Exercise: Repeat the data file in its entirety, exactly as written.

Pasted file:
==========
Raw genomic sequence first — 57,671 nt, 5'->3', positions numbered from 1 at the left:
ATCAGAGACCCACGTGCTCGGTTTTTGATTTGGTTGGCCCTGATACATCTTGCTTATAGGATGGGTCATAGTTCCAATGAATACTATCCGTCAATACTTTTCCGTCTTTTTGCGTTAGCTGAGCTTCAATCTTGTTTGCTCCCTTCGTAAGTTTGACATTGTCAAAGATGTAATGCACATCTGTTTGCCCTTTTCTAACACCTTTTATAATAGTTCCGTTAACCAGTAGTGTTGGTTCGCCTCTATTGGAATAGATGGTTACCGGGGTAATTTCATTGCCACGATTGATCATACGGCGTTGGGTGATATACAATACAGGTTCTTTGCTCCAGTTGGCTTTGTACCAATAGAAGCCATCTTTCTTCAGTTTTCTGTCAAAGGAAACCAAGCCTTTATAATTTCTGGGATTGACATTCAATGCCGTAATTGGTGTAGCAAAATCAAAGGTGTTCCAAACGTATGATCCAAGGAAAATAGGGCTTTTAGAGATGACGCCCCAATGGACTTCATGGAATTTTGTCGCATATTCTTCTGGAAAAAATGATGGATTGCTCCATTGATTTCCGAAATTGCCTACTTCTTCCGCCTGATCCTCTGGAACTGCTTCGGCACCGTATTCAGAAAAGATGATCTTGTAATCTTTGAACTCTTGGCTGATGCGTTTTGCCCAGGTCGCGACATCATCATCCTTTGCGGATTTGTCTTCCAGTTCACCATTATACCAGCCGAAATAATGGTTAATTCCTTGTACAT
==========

Raw genomic sequence first — 57,671 nt, 5'->3', positions numbered from 1 at the left:
ATCAGAGACCCACGTGCTCGGTTTTTGATTTGGTTGGCCCTGATACATCTTGCTTATAGGATGGGTCATAGTTCCAATGAATACTATCCGTCAATACTTTTCCGTCTTTTTGCGTTAGCTGAGCTTCAATCTTGTTTGCTCCCTTCGTAAGTTTGACATTGTCAAAGATGTAATGCACATCTGTTTGCCCTTTTCTAACACCTTTTATAATAGTTCCGTTAACCAGTAGTGTTGGTTCGCCTCTATTGGAATAGATGGTTACCGGGGTAATTTCATTGCCACGATTGATCATACGGCGTTGGGTGATATACAATACAGGTTCTTTGCTCCAGTTGGCTTTGTACCAATAGAAGCCATCTTTCTTCAGTTTTCTGTCAAAGGAAACCAAGCCTTTATAATTTCTGGGATTGACATTCAATGCCGTAATTGGTGTAGCAAAATCAAAGGTGTTCCAAACGTATGATCCAAGGAAAATAGGGCTTTTAGAGATGACGCCCCAATGGACTTCATGGAATTTTGTCGCATATTCTTCTGGAAAAAATGATGGATTGCTCCATTGATTTCCGAAATTGCCTACTTCTTCCGCCTGATCCTCTGGAACTGCTTCGGCACCGTATTCAGAAAAGATGATCTTGTAATCTTTGAACTCTTGGCTGATGCGTTTTGCCCAGGTCGCGACATCATCATCCTTTGCGGATTTGTCTTCCAGTTCACCATTATACCAGCCGAAATAATGGTTAATTCCTTGTACAT